1.  The transformation of the church’s mission in this place and time is to be found in God’s mission.

God who is always doing “a new thing” (Isaiah 43:19) calls the church to discern, celebrate, and participate in God’s mission afresh.  The heart of transformation is to join in God’s mission of creating new life, redeeming and restoring what is broken, and making all things new in partnership with the church.

Implications for the church’s learning: If being the church is God’s idea, how will we ask and answer “What is God calling us to be and do NOW?” How might we engage our faith community in a journey of spiritual depth, changing the focus from our needs/wants to taking part in God’s mission? How will we cultivate our church as a discerning community, celebrating, and taking part in God’s mission?

2.  The church, therefore, is called to bring the good news of the kingdom into engagement with the deep yearnings and concrete challenges of its worldly context.

Implications for the church’s learning: How will we discover the contours of the church’s changing cultural context and the implications for our life and ministry? How might we cultivate redemptive relationships in community, that is, in partnership with neighbors in our ministry setting? How will we move beyond coffee-hour relationships with each other, or marketing strategies to our neighbors, and meeting one another in newer and deeper ways of caring and supporting?

practice3.  To engage today’s context with the good news requires the formation of a disciple community – the faithful body of Jesus Christ – in both proclamation and practice.

Implications  for the church’s learning: What would be involved in forming ourselves as a community of disciples? How can we cultivate a climate of learning and mutuality within and beyond our church? How might we embrace a commitment to becoming people of the Way as our way of life?

4.  In many churches this requires a radically new vision, new ways of thinking, and new patterns of behavior. 

Implications for the church’s learning: How can we help one another to see more clearly – with the eyes of faith – to what is really real? How can we make the Christian practice of discerning God’s calling central to the on-going life of this church?

5.  The church – leaders and members together – are given talents and gifts by the Spirit. Out of abundance and generosity God is giving gifts for creating, restoring and renewing life – abundant life – and for the work of ministry.


Implications for the church’s learning: How, before the watching world, might our church become a community of overwhelming gratitude and extraordinary generosity? How will we support one another to discover, own, develop and use the gifts God has given us? How might we become equipped with skills, support, and resources for leading the journey?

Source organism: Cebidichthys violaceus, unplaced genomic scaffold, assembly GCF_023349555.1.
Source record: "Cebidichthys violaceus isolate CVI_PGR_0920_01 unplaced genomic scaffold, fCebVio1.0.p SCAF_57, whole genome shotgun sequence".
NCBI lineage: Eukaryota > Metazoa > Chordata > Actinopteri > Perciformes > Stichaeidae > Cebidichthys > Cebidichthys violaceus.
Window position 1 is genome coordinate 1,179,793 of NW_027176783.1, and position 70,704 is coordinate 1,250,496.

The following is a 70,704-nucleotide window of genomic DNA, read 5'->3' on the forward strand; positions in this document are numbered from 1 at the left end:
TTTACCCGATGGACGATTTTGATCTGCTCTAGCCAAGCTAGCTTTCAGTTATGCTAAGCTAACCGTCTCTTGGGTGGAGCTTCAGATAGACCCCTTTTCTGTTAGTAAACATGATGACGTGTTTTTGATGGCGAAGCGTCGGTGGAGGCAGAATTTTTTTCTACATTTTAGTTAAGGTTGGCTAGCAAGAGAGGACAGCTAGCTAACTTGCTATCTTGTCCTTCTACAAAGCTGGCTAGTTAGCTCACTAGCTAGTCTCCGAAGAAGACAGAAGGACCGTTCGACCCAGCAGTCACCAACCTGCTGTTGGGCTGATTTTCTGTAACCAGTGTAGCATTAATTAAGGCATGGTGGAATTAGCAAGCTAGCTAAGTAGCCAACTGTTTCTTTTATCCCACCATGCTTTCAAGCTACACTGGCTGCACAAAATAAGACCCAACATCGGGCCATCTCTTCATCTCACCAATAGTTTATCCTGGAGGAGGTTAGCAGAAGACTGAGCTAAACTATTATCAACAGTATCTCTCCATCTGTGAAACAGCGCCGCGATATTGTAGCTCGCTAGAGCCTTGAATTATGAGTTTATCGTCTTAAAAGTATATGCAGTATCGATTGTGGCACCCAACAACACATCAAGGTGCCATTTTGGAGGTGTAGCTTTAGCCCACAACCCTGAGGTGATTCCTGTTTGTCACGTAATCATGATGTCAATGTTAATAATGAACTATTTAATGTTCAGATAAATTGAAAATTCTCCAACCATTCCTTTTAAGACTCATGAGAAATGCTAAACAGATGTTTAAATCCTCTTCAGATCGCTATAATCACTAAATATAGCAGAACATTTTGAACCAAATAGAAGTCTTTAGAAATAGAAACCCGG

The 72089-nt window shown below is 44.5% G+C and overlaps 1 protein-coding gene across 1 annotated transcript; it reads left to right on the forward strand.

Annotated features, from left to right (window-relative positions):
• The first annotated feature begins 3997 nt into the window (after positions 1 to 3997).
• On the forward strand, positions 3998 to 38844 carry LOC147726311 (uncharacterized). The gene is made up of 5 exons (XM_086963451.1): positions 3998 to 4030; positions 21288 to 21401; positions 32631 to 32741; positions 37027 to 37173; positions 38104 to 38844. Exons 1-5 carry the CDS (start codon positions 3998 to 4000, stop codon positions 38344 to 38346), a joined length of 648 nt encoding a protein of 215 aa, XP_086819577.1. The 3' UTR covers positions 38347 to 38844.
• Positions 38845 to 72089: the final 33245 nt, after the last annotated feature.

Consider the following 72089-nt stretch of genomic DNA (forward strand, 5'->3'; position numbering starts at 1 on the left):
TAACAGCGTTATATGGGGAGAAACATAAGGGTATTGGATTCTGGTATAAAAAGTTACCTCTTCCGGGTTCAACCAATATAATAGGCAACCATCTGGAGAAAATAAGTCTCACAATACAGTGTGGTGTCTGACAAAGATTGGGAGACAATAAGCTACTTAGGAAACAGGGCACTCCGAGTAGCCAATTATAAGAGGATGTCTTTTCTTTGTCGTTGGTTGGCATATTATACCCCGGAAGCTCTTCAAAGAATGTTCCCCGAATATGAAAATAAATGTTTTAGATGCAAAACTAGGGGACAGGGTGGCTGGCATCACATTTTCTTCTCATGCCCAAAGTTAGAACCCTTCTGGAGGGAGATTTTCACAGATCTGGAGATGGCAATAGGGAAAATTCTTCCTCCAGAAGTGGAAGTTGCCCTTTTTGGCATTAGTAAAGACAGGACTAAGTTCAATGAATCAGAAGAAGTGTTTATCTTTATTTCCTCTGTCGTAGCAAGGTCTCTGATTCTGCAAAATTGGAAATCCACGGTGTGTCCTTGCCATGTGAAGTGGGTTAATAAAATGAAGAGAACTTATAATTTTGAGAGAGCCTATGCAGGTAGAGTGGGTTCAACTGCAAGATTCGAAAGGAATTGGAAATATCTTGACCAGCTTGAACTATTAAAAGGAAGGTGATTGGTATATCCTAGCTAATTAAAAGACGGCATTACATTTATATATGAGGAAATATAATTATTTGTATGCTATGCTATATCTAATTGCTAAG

Questions for discussion and reflection

Consider the key assumptions raised above: 

a.  What strikes you about these foundations for renewal?

b.  What are some common assumptions about renewal that you have heard?

c.  How do these key assumptions help frame what will be involved in the church’s missional transformation?

d.  What are your hopes about transforming the church’s mission? What are your concerns?

inagrace_smThe Rev. Inagrace Dietterich, Ph.D. is the Director of Theological Research at the Center for Parish Development.

Going to the Roots of Renewal and Hope

A year-long album of research, experience and learning of the Center for Parish Development in its 50th year.

In 2018 the Center for Parish Development will be celebrating 50 years in service to the church.  We – the staff, partners, Board, advisors, and clients of the Center – have learned much that is worthy of attention in the church today.  In the North American context where so much has changed we want to share some of what is making a difference. We will be sharing fruit from this work in this Center Blog over coming months to celebrate the Center’s 50th Anniversary.


The staff of the Center for Parish Development

So let’s begin.

I am about to do a new thing;
now it springs forth, do you not perceive it?
I will make a way in the wilderness
and rivers in the desert. Isaiah 43:19 NRSV

This quote is one of many throughout the biblical narrative that points to the God to whom the apostle Paul refers  —

“…who gives life to the dead and
calls into existence the things that do not exist” (Romans 4:17).

Many churches today are considering their need for renewal.  But it is transformation that the biblical narrative refers us to:

“Do not be conformed to this world, but be transformed by the renewing of your minds,
so that you may discern what is the will of God—
what is good and acceptable and perfect” (Romans 12:2)

Transformation involves congregations in learning to make major changes in their ways of perceiving their calling and mission, in ways of thinking about their calling and mission, and in ways of living out and demonstrating that calling and mission.